The first difference in the Senate’s IGPA is one of form, rather than substance. The Senate IGPA, rather than amending § 1084 of Title 18, adds a new section to this title, § 1085. This new section also prohibits Internet gambling, but does so in more explicit terms than its House counterpart. 
Of more importance than the formal changes proposed in the Senate’s IGPA are the two substantive changes being proposed. The first of these changes is the retreat from the House’s position regarding extraterritoriality.  The Senate version does not declare it to be the “sense” of the Senate that the House version does.  It is therefore unclear how the Senate expects IGPA to apply to those casinos that are located overseas.
The second substantive change that the Senate’s proposed IGPA would make is the apparent preemption of state law. Section 1084 currently states that “[n]othing contained in this section shall create immunity from criminal prosecution under any laws of any State.”  However, the Senate IGPA does not place any language similar to this in what would be Section 1085. Therefore, one possible reading of the resulting statutory scheme is that, although traditional gambling is still subject to state law under § 1084, Internet gambling is now solely a federal concern over which states do not have regulatory authority. If this is a correct construction of § 1085, then the Senate IGPA will change the long-recognized right of states to regulate the gambling activities that occur within their borders. 
The Senate IGPA has at least one major weakness. The bill makes the optimistic assumption that nations will be eager to sign a treaty that will expose their citizens to criminal liability for activity that those nations either passively allow or even actively promote.  Nations that legalize Internet gambling certainly cannot be expected to then sign a treaty that would obligate them to extradite law abiding corporate officers to the United States to face criminal charges.  In the end, the only nations that the United States is likely to have such agreements with are those countries that decide to outlaw Internet gambling themselves, and these nations would be the most likely to extradite without such agreements. Moreover, it is extremely unlikely that such nations would contain many of the gambling operations the US would like to prosecute.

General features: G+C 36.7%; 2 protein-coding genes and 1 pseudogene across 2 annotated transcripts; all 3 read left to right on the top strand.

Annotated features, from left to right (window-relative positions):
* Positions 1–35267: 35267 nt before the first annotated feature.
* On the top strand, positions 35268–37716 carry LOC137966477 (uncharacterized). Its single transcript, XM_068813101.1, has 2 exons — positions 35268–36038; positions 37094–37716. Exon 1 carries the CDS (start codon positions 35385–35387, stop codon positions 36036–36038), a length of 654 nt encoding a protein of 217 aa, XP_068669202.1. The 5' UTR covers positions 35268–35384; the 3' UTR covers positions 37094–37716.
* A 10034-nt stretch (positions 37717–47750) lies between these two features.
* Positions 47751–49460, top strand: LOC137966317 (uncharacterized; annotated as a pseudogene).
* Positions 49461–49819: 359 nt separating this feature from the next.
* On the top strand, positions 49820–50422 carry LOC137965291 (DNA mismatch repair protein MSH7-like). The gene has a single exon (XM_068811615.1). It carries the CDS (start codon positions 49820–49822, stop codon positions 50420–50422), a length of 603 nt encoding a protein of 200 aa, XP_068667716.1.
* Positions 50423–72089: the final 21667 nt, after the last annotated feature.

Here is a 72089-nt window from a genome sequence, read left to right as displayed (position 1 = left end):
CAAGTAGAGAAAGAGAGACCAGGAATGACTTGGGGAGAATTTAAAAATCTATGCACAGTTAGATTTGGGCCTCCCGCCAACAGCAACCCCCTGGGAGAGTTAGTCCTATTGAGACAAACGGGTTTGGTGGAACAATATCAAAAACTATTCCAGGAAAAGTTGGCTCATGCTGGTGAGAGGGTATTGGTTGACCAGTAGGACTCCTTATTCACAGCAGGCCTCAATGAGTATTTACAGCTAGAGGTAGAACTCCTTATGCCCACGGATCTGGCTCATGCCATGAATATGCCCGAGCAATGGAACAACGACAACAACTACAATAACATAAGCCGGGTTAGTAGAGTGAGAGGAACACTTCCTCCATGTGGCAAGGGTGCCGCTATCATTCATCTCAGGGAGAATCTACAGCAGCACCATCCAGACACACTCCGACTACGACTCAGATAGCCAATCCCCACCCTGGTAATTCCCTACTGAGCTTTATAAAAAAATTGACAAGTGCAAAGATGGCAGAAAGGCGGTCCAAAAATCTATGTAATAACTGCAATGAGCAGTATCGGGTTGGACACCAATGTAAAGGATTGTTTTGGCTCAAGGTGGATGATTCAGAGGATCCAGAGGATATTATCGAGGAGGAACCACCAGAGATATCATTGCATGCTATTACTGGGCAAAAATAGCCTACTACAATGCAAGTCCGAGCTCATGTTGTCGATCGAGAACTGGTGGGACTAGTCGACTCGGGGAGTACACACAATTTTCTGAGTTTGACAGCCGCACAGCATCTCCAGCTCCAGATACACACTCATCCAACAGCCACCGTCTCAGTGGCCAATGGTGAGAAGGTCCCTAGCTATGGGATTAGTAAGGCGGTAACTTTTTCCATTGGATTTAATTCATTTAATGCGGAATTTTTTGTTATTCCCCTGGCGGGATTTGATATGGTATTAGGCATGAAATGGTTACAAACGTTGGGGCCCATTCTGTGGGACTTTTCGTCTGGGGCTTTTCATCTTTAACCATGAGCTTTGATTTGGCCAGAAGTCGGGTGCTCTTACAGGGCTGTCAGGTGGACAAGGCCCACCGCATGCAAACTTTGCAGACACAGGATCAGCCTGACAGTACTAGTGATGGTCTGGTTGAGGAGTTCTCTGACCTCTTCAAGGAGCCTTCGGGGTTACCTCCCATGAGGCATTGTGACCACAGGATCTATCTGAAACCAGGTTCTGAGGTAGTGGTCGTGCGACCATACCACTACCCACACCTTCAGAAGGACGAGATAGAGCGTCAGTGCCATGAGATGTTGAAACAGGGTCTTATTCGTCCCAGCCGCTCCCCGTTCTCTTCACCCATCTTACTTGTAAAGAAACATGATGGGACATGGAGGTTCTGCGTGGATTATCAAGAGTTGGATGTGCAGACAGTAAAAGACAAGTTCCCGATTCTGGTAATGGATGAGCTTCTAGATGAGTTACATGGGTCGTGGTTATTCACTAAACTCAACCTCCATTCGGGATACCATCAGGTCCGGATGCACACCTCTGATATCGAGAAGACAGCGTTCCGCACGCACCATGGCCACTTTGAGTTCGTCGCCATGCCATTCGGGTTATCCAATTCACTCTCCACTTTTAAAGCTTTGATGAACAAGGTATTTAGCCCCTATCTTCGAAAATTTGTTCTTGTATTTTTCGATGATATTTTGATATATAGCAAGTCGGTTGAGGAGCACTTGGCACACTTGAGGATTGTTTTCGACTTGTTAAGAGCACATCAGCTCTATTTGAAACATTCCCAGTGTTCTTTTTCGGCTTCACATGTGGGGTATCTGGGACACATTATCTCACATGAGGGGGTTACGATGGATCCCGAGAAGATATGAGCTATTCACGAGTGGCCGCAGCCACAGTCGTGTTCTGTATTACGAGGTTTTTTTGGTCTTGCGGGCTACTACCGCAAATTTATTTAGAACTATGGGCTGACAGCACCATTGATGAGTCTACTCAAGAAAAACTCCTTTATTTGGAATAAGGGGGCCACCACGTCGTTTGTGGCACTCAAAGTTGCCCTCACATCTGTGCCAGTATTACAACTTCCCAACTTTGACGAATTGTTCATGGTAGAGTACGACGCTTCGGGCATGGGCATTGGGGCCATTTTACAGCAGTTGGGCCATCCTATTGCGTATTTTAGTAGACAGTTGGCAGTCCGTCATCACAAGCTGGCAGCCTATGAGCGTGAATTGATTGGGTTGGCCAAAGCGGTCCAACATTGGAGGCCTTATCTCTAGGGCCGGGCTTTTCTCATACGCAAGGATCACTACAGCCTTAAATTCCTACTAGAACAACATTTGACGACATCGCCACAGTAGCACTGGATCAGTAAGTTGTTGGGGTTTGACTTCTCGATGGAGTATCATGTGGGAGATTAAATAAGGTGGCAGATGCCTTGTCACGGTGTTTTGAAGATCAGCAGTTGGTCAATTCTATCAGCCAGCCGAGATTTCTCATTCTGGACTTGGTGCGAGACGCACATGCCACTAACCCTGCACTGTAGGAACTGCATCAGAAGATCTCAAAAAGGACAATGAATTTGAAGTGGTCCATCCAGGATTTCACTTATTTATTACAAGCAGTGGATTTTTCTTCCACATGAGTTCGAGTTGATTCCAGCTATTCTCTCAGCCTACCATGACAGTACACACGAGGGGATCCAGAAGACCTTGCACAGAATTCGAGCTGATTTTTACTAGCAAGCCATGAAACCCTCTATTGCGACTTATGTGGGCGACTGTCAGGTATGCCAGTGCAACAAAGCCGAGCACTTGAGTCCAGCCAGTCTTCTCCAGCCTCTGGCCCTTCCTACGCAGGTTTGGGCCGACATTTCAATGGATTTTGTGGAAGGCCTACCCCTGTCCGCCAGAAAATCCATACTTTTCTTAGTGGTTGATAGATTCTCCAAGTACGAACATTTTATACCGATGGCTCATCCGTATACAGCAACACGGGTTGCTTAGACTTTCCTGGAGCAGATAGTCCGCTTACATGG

50 Both the House and the Senate versions of the IGPA will clarify the issue of whether federal gambling laws are intended to apply to Internet gambling. The House version, while making this minimal contribution in furtherance of states’ claims against Internet casinos, still does not solve the perplexing problem of enforcing judgments against foreign casinos. Meanwhile, the Senate version appears to preclude states from having the flexibility to approach Internet gambling in a way that fits a state’s already-established gambling policy. Thus, neither of these avenues provides an adequate solution to the tensions that exist between Internet gambling and gambling under Colorado’s Limited Gaming Act.